Maybe the potters were not cut out for that kind of business. I know they put a lot of theirs and the city's money in that place. The potters definitely lost money and that is unfortunate.

July 26, 2011 at 10:57 a.m.
eastridge8 said...

We used to live near the Potters...Icoffey1 is correct about the arrogance part...

July 26, 2011 at 11:20 a.m.
cc333 said...

Sad but...too expensive, IMO. And they had NO vegetarian options to speak of...Rossville IS a great lil town & someone else who knows what they're doing will make it. It's rare that a new small business makes it into the black the 1st year,much less in 6 months!

July 26, 2011 at 2:53 p.m.
paulamemecoll said...

Nothing and I mean NOTHING is going to make it in Rossville. Where the city and county money goes is anybody' guess. This town has been trying to make what they call a comeback for years. But look around and it is the same old junk nasty town. I do recall the days of shopping in downtown Rossville. However, that was when the so called fathers of the town cared. I have not looked into it but, do the town running ppl live in Rossville? If so and they like what they live in, then maybe it's time to get some clean folks in there. I really don't know what this city does or where the money goes. I do pay Walker County Taxes. I also lock my doors when I drive through Rossville and I never go to the Bi-Lo after dark. Just drive down the streets and look at the trash. Time to get up off your butts and show some care for where you live and work. I keep my yard and house clean. However, I don't fix things up so much as to give the thugs a second look. What a shame and shame on you City of Rossville.

July 26, 2011 at 3:39 p.m.
onetinsoldier said...

Rossville has been on a downward path for many years. It no longer has schools, businesses, or a worthwhile City Government. What it has are transients, prostitutes, pimps, drug dealers, pawn shops, cash advance predators, and lotto. At the front of this menagerie is Johnny Baker and his council of conservative values that have brought us this downward spiral. Our city politicians have had no success. The only thing accomlished in Rossville in the last ten years is the repaving of McFarland Ave. but what they won't openly admit or discuss, is that this accomplishment came from the Obama stimulus plan. It took a black President from Chicago to fix our main street. Rossville, you are reaping the rewards of your continued support of the conservative agenda and uneducated politicians. The conservative agenda has done more harm to North Georgia than Sherman.

July 26, 2011 at 4:36 p.m.
harrystatel said...

"The conservative agenda has done more harm to North Georgia than Sherman."

It's not the conservative agenda. Nor is it the liberal agenda.

Like Chattanooga, it's the CORRUPT agenda.

http://harrystatel.com/?p=838

July 26, 2011 at 4:41 p.m.
onetinsoldier said...

On the subject of Wayne Potter, you are absolutely right about him Jack. When he bought the Country Aire Apartments on James St. he illegally forced some tenants with current valid leases to sign new leases that no longer covered their utilities. He had the least among us at his mercy and took advantage because he could get away with it knowing those he was cheating weren't smart enough to stop him. Predators like him own most of Rossville. It is no wonder Roys under Mr. Potter went under because anyone that knows him avoids him and his businesses.

July 26, 2011 at 5:23 p.m.
lcoffey1 said...

Alll I have to say about these past few post is. The election is in November. Les Coffey for mayor

July 26, 2011 at 6 p.m.
onetinsoldier said...

Les coffey, the citizens of Rossville would be better off if you were to fall from the face of the planet. Pay your taxes you dead beat. It is nice to hear that you have been locked out of the mill. The sooner you are gone the better. Rossville is not short on idiots and your services aren't needed.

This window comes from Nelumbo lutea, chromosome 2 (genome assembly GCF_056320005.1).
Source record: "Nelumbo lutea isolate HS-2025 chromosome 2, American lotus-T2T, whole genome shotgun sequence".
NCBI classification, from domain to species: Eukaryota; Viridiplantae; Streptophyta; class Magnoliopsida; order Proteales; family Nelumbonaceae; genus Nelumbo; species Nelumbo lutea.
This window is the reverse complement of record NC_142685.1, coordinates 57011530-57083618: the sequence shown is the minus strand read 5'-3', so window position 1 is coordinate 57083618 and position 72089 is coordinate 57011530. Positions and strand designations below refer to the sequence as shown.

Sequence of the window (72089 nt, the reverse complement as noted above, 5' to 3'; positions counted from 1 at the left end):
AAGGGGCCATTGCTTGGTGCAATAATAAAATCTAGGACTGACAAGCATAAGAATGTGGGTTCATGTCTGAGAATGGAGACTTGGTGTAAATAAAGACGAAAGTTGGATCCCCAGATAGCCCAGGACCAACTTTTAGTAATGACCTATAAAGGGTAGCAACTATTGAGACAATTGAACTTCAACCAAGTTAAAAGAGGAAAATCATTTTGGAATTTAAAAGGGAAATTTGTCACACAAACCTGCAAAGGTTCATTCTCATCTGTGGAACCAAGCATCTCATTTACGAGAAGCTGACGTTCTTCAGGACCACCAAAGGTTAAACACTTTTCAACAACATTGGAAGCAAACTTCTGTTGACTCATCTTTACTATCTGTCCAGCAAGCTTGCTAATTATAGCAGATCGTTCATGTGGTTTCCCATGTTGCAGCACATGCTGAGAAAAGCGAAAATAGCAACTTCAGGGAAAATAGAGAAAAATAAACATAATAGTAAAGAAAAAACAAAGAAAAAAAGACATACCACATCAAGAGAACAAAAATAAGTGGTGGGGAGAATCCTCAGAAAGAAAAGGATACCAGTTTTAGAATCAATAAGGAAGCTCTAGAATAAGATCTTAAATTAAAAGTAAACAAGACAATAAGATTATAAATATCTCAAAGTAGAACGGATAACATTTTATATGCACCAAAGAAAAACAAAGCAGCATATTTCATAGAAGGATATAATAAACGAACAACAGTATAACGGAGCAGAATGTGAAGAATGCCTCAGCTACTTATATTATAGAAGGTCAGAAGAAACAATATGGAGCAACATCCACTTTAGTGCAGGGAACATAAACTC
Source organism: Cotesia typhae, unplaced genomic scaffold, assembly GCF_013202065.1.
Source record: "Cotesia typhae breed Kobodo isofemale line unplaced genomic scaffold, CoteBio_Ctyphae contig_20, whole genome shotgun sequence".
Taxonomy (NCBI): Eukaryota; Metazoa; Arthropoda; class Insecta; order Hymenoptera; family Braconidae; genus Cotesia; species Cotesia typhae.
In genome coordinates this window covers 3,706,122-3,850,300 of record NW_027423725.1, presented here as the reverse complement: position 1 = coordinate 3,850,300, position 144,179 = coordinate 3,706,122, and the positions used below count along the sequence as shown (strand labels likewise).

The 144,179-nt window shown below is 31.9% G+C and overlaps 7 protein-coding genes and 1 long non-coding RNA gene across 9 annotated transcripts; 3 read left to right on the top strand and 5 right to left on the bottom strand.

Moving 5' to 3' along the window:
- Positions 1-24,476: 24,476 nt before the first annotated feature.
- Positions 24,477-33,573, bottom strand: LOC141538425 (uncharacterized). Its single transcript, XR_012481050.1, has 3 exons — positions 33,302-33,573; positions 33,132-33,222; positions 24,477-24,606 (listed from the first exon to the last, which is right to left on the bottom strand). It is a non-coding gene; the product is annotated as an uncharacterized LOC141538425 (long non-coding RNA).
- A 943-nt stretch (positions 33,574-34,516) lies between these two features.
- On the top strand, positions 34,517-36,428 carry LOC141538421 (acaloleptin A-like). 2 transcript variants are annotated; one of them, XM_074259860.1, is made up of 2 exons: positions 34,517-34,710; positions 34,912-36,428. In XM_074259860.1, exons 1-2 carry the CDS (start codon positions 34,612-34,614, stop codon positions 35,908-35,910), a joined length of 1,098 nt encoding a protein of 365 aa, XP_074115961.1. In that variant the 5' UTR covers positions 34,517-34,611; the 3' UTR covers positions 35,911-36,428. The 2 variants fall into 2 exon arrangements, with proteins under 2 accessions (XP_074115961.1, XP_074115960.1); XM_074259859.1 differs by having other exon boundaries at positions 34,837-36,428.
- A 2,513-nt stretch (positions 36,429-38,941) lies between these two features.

July 26, 2011 at 6:05 p.m.
littleoleme said...

And right on cue enters Les Coffey attempting to earn himself a view votes when he incorrectly assumes the tide may turn in his favor. You're a pretty slimy fella, Les Coffey. But then again, I suspect you already knew that.

July 26, 2011 at 7:48 p.m.
lcoffey1 said...

You guys do not know me you only know what little you hear. The courts will deal with Rossville and the taxes. I am not sure where the rumor that I was locked out of Peerless got started as I have an apartment there. Have the key to it. Rossville Metals is there. Anyhow the amount wasted on Roys is more than the taxes Peerless owes.

Let's get back on subject here and talk about how the city shot over 100,000 dollars on Roys for it to be open only 6 months

July 26, 2011 at 8:44 p.m.
littleoleme said...

That rumor was posted on John Ross' Facebook page by one of his "friends" on a link that he posted that Rossville Metals was going to lease space in Chattanooga. So if Rossville Metals is still at the Peerless, it doesn't sound like you plan on it being there much longer.

As far as this getting off-topic, you're the one who decided to hijack it with your own political self-promotion. I've read your commentaries all over the place so my belief that you're slimy comes from what I know about you from you, yourself, and not based on anything I've "heard" from anybody else.

And before you go off on some tangent assuming that I'm a fan of Rossville City politics, think again. Their decision to sink money into Roy's with taxpayer money stinks to high heaven.

July 26, 2011 at 9:02 p.m.
lcoffey1 said...

Sounds like you are sick of it all tne roys deal as well as the peerless deal and should be. I would be perfectly happy for there to be a positive change and I not be involved.

As for leasing space we did get space in Chattanooga. We also got space in June in Memphis. Was looking at space in Dalton a few months back. I am in Atlanta now working on space. So if someone took that we acquired space elsewhere as meaning Rossville metals moved out of Rossville they are wrong. Rossville Metals has a 20 year lease at Peerless and we intend on using all 20 years.

The bottom line is Rossville wasted tax dollars on Roys. They created a bad situation with me at Peerless. I am just the messenger the one guy that had the guts to stand up. So don't shoot me for speaking out about the truth. Hopefully I have made enough people mad that they will force a positive change

July 26, 2011 at 10:25 p.m.
lcoffey1 said...

Jack. It does stink. There was pay offs and kick back left and right on that deal.

July 27, 2011 at 9:05 a.m.